• Introduced in March 1985, the Enhanced Apple IIe was almost identical in every aspect to the original IIe. The only difference was thatfour socketed chips had been changed on the motherboard: 6502, CD and EF ROMs, and the Video ROM. The 65C02 CPU added more instruction sets, the new ROM firmware fixed bugs and improved Applesoft BASIC, Monitor and 80 column routines. The Enhancement was to make the IIe machine more compatible with the Apple II+ and IIc models. The original IIe (including the revision A board) could be rapidly user upgraded by simply swapping the 4 chips. The company even sold an Enhancement kit upgrade.
  • The new Video ROM added “MouseText” characters in the Apple IIc, not in IIe.
  • The Platinum Apple IIe’s motherboard was functionally identical to the Enhanced IIe, though the number of RAM chips making up 64 kB had been reduced – it had wwo chips instead of eight. The 16 kB ROM was merged into a single chip – CF ROM, the shift-key mod was shorted to “active” by default. This version also was shipped with 128 kB as standard (a drastically reduced version of the Extended 80 Columns Card was pre-installed in the auxiliary slot of each unit).
  • By 1991 Apple came out with the Apple IIe Card for the Macintosh LC series. It consisted of a PDS card with 65C02 CPU, 128 kB RAM, IWM and a Mega II chip (previously used in the Apple IIGS–the chip essentially is an entire Apple IIe on a single chip, minus RAM, CPU and ROM firmware). The Macintosh emulated Apple II video modes using QuickDraw and loaded the IIe’s firmware through software. An Apple II 5.25 floppy drive and joystick could connect to the card. It could run up to 2 MHz and many slot card add-ons could be emulated by utilizing Macintosh hardware (i.e. SuperDrive, AppleTalk, serial, expanded memory, etc).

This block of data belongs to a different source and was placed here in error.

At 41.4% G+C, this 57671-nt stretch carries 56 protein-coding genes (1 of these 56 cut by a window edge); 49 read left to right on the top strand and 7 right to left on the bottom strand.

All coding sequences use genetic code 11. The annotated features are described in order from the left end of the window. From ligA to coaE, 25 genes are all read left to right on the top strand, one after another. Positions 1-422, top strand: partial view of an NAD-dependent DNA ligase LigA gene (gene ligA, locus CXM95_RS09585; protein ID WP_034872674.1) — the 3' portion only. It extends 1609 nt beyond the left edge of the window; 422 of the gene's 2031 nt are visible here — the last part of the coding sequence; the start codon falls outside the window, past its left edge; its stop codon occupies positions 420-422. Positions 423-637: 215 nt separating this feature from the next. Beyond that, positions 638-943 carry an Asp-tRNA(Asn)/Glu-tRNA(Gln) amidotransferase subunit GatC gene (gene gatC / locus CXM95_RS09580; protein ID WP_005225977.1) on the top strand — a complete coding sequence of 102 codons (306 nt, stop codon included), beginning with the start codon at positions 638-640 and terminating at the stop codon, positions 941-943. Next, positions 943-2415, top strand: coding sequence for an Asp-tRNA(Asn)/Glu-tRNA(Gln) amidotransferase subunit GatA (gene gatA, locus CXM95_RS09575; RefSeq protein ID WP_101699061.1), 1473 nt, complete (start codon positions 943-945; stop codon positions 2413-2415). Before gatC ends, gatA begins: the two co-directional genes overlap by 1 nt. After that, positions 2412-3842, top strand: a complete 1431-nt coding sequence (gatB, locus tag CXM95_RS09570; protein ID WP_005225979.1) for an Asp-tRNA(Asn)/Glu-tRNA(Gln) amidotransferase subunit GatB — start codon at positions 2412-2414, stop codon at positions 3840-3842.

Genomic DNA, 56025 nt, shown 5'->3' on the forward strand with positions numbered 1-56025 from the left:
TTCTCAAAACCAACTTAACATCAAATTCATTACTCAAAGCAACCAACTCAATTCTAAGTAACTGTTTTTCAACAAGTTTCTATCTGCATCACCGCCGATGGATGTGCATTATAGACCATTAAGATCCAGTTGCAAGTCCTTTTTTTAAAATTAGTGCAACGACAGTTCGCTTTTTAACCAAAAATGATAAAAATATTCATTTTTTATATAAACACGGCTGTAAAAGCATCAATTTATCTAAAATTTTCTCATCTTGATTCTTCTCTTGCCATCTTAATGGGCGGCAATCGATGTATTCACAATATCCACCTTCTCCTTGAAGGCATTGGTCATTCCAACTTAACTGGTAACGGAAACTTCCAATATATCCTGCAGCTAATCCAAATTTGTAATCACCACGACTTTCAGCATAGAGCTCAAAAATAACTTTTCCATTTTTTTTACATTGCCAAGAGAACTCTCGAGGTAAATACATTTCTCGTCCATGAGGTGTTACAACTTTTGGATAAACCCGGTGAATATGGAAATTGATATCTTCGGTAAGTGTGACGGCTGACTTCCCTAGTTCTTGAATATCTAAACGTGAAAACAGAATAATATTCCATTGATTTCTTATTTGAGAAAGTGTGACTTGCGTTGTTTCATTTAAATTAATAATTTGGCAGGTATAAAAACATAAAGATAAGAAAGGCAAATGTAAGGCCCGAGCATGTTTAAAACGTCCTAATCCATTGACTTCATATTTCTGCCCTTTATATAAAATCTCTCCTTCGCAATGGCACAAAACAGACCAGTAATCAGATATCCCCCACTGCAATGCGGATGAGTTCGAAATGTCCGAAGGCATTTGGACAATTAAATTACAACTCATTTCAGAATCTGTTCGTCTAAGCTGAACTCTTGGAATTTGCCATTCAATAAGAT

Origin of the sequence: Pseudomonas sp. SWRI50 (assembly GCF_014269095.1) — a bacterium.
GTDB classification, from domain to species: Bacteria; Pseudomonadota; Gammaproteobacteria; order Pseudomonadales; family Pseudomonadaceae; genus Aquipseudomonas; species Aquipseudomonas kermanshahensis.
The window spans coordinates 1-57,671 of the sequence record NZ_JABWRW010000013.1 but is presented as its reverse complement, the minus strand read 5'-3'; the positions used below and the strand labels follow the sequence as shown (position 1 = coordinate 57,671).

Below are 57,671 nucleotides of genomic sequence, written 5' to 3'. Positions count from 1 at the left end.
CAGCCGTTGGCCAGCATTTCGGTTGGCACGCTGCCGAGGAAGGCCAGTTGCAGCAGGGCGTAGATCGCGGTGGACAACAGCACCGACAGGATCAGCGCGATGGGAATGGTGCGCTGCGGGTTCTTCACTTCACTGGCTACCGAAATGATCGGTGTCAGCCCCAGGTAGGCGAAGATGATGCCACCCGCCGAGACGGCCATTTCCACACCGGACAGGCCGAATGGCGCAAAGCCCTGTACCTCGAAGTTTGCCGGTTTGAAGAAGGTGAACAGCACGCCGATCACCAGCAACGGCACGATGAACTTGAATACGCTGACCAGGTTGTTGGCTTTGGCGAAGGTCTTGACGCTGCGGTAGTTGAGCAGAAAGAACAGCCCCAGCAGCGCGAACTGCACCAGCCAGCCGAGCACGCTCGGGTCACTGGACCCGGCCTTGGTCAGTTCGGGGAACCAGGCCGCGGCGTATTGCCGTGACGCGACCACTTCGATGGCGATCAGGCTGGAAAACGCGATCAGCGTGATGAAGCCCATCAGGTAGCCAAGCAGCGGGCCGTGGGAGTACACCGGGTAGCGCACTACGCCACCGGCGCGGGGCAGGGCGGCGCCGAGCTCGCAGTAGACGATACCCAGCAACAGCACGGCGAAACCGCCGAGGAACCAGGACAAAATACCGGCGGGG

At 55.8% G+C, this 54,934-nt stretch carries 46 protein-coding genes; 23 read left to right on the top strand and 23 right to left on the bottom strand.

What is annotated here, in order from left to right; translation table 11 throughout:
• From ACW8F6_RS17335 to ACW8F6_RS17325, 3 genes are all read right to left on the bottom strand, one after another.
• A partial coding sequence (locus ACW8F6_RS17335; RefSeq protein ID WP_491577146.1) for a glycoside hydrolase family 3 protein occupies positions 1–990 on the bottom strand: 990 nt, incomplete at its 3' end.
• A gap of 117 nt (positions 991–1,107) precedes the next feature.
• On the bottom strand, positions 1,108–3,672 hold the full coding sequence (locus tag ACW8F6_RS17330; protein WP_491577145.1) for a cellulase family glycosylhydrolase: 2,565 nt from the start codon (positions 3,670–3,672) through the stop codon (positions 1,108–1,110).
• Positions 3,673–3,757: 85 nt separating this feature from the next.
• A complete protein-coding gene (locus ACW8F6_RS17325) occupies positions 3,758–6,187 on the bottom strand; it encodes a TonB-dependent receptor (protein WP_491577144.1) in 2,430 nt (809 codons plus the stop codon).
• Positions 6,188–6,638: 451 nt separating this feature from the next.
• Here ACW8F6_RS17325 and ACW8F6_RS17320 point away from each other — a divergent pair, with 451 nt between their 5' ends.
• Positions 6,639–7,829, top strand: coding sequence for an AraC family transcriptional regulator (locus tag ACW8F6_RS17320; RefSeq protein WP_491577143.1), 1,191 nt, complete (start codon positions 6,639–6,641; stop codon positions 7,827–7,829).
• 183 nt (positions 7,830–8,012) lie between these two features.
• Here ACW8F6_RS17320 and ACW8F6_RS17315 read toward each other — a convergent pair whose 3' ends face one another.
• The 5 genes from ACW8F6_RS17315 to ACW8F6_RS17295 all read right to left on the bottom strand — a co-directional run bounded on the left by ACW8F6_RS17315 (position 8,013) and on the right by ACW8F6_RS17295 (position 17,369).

• On Apple IIe, third-party aux-slot memory cards later allowed expansion up to 1 MB. The 1 K 80-column card also enabled one new graphics mode, Double Lo-Res (80×48 pixels). The extended 80-column card enabled two, Double Lo-Res and Double Hi-Res (560×192 pixels).
  • While it was possible for software to switch out the 80-column firmware, making the firmware of a card in slot 3 available with a card in the auxiliary slot, it was not a common thing to do. However, even with the 80-column firmware enabled, slot 3’s I/O memory range was still usable, giving it approximately the capability of slot 0 on a II or II plus. This meant that it actually was possible to use slot 3 for coprocessor cards and language cards, that did not use slot firmware space.
  • As we already stated, the Apple IIe was the most popular Apple II ever built and was widely considered the “workhorse” of the line. This model also has the distinction of being the longest-lived Apple computer of all time, as it was manufactured and sold with only minor changes for nearly eleven years.

Links

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Apple IIe unboxing and demo. Video uploaded by myapplezone on September 29, 2011.